2005 SUVs: The Crossover
Continues by Bengt Halvorson (11/15/2004)
More and more utes are going soft, but that’s a good thing.
Volvo built its reputation on safety and frugal performance (remember the unofficial university staff cars like the 240D wagon?). But to cash in on the ever-growing and ever profitable SUV market, you’ve got to have eight other things, too — namely a brawny V-8 engine. Most every large SUV either comes with one standard or offers it as an option. Three hundred horsepower is now almost the mandatory minimum, just to be respectable.
Volvo’s XC90 sport-ute initially came only with the relatively puny 2.5 liter in-line five and 2.9 liter in-line six-cylinder engines in the 208-268 hp range — plenty to propel the vehicle with competence, but not enough to arm-wrestle road stompers like the 315-hp BMW X5 4.4, the 288-hp Mercedes ML500, or the 310-hp VW Touareg V-8.
And so, two years after its launch, Volvo has shoehorned (literally) a suitably big and brawny 4.4-liter DOHC V-8 into its medium-sized SUV, making things more than even-Steven in the underhood cojones department.
Fitting to a vee
Just getting this new engine to fit into the XC90, wherein the original design never envisaged such a meaty engine, was quite the challenge. Working with Japanese motorcycle manufacturer Yamaha, which specializes in high-powered compact designs, a narrow-angle layout of 60 degrees (instead of the usual 90 degree vee) was chosen. Then the left cylinder bank was offset slightly from the right and all engine accessories, such as the alternator and AC compressor bolted directly to the block. All this scrunching made it possible to mount the new engine transversely (side to side), just like the XC90’s original in-line fives and sixes — rather than longitudinally (front to rear), as is traditional with V-8s. The transverse layout was important not only for packaging reasons, but to maintain the XC90’s crumple zones and to prevent any compromises in terms of crashworthiness and specifically, resistance to drivetrain impact intrusion into the passenger cabin. Much as we all like hairy V-8s, no one wants one sitting in his lap after a front-ender.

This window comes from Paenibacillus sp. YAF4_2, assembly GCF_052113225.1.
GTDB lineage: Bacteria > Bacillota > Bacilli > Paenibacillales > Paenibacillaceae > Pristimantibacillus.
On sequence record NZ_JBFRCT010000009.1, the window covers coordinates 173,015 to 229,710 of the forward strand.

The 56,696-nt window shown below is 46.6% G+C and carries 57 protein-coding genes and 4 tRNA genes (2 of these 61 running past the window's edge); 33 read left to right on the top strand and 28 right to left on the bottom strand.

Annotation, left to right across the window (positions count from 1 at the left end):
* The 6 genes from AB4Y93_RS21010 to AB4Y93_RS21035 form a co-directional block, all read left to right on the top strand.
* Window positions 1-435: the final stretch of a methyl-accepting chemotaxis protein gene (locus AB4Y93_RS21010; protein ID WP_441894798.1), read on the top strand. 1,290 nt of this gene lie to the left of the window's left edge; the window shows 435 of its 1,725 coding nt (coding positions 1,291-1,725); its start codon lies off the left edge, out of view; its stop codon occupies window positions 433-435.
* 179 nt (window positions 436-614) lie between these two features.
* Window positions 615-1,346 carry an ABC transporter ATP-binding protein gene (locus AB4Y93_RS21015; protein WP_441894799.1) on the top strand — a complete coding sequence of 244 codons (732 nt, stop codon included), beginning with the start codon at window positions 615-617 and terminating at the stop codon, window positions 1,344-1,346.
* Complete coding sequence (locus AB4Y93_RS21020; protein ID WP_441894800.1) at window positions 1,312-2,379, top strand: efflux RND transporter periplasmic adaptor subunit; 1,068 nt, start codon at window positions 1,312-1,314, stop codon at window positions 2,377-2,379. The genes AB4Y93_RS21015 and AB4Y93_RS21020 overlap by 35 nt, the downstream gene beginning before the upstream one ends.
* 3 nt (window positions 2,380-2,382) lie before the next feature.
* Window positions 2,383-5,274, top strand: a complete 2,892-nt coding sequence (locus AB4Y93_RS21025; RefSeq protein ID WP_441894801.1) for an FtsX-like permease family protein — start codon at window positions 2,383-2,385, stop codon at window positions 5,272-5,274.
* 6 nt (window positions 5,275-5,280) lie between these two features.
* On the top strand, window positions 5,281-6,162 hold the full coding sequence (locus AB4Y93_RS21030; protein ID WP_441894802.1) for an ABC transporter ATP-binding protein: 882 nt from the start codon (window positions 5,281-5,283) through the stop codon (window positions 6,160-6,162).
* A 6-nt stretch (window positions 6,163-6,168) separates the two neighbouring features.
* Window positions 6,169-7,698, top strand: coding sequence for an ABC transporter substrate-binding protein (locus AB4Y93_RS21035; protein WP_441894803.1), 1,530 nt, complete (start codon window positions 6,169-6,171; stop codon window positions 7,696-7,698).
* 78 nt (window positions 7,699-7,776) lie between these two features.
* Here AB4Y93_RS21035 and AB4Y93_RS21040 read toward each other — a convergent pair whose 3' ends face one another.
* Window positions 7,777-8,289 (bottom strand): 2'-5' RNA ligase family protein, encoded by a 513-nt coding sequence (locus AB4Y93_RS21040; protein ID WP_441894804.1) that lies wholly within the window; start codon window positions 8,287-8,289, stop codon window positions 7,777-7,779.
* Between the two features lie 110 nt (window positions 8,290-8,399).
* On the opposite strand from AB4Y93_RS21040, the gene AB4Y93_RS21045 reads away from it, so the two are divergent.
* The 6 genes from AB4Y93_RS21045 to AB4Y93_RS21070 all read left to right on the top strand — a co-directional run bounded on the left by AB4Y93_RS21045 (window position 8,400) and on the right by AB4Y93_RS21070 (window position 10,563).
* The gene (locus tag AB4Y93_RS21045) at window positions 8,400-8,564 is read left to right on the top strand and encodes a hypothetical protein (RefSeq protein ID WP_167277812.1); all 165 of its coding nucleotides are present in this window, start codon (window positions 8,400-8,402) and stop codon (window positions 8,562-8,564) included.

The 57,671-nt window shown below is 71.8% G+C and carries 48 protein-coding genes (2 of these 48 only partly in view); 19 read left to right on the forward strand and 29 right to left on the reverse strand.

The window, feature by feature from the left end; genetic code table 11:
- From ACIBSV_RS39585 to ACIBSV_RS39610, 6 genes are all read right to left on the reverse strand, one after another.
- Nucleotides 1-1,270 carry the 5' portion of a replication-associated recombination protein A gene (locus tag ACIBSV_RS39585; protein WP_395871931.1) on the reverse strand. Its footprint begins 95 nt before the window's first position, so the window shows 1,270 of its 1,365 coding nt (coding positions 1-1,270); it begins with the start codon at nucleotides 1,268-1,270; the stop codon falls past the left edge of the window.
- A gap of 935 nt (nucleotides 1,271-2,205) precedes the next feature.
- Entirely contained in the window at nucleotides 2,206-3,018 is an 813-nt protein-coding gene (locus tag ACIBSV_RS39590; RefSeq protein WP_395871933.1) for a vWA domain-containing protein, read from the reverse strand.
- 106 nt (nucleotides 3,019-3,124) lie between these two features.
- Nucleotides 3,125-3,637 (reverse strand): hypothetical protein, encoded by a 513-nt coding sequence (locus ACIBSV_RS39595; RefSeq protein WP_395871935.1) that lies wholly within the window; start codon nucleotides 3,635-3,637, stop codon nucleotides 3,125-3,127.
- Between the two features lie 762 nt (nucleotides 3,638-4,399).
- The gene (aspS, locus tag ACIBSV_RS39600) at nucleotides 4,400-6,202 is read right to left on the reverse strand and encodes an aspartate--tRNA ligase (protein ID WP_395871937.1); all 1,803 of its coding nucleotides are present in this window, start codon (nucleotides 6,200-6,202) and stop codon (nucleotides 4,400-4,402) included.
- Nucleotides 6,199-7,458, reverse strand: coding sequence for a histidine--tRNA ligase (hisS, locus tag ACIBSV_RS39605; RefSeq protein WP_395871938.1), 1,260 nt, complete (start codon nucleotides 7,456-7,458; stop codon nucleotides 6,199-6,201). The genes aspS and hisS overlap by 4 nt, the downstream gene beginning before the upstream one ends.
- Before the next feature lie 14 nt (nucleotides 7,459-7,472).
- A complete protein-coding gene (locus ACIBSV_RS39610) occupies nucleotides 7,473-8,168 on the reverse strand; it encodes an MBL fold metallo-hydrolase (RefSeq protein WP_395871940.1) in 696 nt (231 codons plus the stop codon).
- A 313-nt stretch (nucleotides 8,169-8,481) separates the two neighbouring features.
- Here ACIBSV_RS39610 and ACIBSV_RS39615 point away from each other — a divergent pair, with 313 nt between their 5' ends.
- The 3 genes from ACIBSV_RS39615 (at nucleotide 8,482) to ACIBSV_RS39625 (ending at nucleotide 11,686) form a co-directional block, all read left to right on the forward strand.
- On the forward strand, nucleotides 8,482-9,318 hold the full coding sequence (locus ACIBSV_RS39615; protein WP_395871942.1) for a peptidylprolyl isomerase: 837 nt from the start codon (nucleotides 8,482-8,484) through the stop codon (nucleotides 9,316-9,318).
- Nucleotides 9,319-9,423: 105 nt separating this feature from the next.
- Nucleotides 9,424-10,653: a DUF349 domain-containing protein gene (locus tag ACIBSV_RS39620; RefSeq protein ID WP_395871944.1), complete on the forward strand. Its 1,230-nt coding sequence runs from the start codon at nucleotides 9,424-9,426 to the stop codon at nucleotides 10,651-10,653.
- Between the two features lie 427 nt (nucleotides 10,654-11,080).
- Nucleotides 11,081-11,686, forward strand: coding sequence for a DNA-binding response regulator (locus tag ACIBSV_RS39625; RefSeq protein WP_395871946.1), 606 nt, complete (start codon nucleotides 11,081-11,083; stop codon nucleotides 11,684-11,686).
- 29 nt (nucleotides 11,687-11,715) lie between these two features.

The new engine is teamed with an also-new compact six speed automatic transaxle with “Geartronic” semi-manual up and downshift capability that’s unique to the V-8 XC90. (Base models without the V-8 will still use a five-speed automatic). This transmission was designed to work specifically with the V-8 and has a deep overdrive in sixth gear (.69) to drop the revs at cruise speed and somewhat slake the large engine’s inherently higher thirst for fuel. In fact, it does more than okay for such a powerful engine — about 16-17 mpg in city driving, 20-21 on the road (for 18 mpg combined city/highway, says Volvo). This is actually not much of a drop from the fuel consumption of the XC90’s original (and much smaller) five and six-cylinder engines — which are rated at 18/24 (2.5T) and 15/20 (T6), respectively.
Besides the eight…
Volvo did make some worth-mentioning improvements to the XC90’s standard full-time all-wheel-drive system, which now features a quicker transfer of engine power from the front to rear wheels, enhancing traction on slippery surfaces. A pre-charged hydraulic valve stands ready to send 59 lb-ft of torque almost immediately to the rear wheels if the fronts begin to lose grip. In addition, the maximum amount of engine torque that the system will allow to flow to the rear wheels has been increased by 50 percent compared to the ’04 XC90.
Ground clearance remains the same at 8.9 inches, enough
to keep you above the fray for the most part — although there is no height
adjustable suspension, which the Touareg and ML500 both have. Still, if you’ll